He read her understanding in her smile: she knew he was more than he appeared.

Children were so very good at seeing underneath things.

"I'm sorry," a man said, and Hajime looked up to see the girl-child's father coming toward them hurriedly, apprehension and embarrassment warring for dominance on his face.

Hajime was irritated by the intrusion, unreasonably so, but he was also old enough to know better.

"There's nothing to be sorry over," he said, his gaze moving back to the girl-child, whose quicksilver eyes had never left his face. "It's difficult to muster annoyance at such a pretty child for so small a thing."

"Ah," the man said, sounding nervous.

No doubt, Hajime thought sardonically, the primitive part of him recognizes what the civilized part refuses to acknowledge.

The girl-child stepped closer to Hajime and touched his trouser leg gently, and he obligingly knelt down to meet her gaze on more her terms.

"I like your eyes," she said in a soft, reverent voice, smiling shyly.

"As I like yours," he said with a smile that was just a bit sharper than his last.

If she minded, the girl-child gave no indication, and it pleased him that she was so fearless of him, knowing that he was different, perhaps dangerous, but knowing too that she had nothing to fear from him.

She reached out a hand to pet his cheek, and as soon as she did her impossibly large eyes grew larger and her pink little mouth rounded into an O. He smirked, and was thrilled by the delight on her face.

Now she knew him, and rather than fear him, she was elated at the knowledge.

"Sada," her father said sharply, reaching over and snatching her warm little hand from Hajime's cheek, and Hajime's eyes flashed for a moment with fury at the impudence of the mortal.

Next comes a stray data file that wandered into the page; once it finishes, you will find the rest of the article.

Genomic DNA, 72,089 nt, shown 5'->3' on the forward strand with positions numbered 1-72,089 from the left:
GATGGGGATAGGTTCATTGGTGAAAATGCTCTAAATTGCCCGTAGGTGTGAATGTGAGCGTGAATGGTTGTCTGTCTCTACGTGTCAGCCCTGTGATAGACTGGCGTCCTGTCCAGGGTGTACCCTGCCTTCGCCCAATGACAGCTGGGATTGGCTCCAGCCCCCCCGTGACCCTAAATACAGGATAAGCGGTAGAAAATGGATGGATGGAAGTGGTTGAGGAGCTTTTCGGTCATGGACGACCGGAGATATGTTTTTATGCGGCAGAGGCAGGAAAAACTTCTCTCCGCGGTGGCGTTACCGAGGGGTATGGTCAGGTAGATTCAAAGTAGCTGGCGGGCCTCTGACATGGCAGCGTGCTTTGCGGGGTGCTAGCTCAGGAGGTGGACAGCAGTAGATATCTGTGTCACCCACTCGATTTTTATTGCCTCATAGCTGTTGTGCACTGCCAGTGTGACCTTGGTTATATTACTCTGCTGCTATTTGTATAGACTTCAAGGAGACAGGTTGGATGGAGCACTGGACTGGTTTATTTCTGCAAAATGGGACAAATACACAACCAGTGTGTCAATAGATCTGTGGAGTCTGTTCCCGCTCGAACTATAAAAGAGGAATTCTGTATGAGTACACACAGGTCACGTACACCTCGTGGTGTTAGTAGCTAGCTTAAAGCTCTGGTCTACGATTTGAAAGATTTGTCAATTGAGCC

But it passed. And his precious thing won his further appreciation for the way she did not flinch away from his gaze when he looked at her again, even though he knew she had seen the white rage flicker in his eyes for a moment, knew she'd seen the brief change that irrefutably labeled him as something otherworldly.

The mortal was making his pitiful apologies for the girl-child—Sada, he thought, rolling the name around in his mind and deciding he approved of it—instead of the apologies he should have been making for himself, for interrupting little Sada's deference to one of the Ancients walking amongst the mortals. But the ignorant man had no way of knowing what Sada did—he categorically refused to.

That shortcoming—denying the fantastic—often afflicted adults. But not children—never children.

It was why the young ones were so beloved by the Ancients.

"She wasn't hurting anything," Hajime said at long last, interrupting the mortal's stupid babbling. "Children are naturally inquisitive."

"You're very generous," the man said.

And you are a fool, Hajime thought coldly, his chilling gaze on the man.

"Some would agree," he said instead. Then he sent the man a feral smile, unable to resist a little pettiness: "But not many."

The man paled a little. Sada only smiled at him, and Hajime smiled back gently, unable to resist those quicksilver eyes.

When her father had grabbed her, she'd dropped her ball. Now, Hajime stooped down and picked it up again. The man held out his hand to take it from him, already thanking him; Hajime ignored him, knelt before Sada again, and offered the ball to her, treating it as delicately as she had only a short time ago.

"Here you are, precious thing," he said, still smiling faintly.

She smiled appreciatively and accepted the ball, then bowed.

Those quicksilver eyes never left his.

"Thank you," she said politely.

"You are most welcome." He reached out and touched the top of her head lightly, gently but quickly, and got the faintest impression of baby fine hair before he withdrew his hand.

It was enough.

Hajime rose and looked at the man—who was watching him warily—his gaze no longer warm and amused. He looked the man over, then dismissed him, gaze again returning to his precious thing.

She smiled at him, and he returned it.

"Goodbye precious thing," he said.

"Goodbye," she returned, bowing again, and he bowed his head, accepting her gesture of respect, before turning and walking away.

He wondered if she would appreciate his gift, impulsively given but lacking no less regard than any other gift.

"Papa, he had wolf eyes!" he heard her say, and he smiled.

Yes, children were very good and seeing underneath things.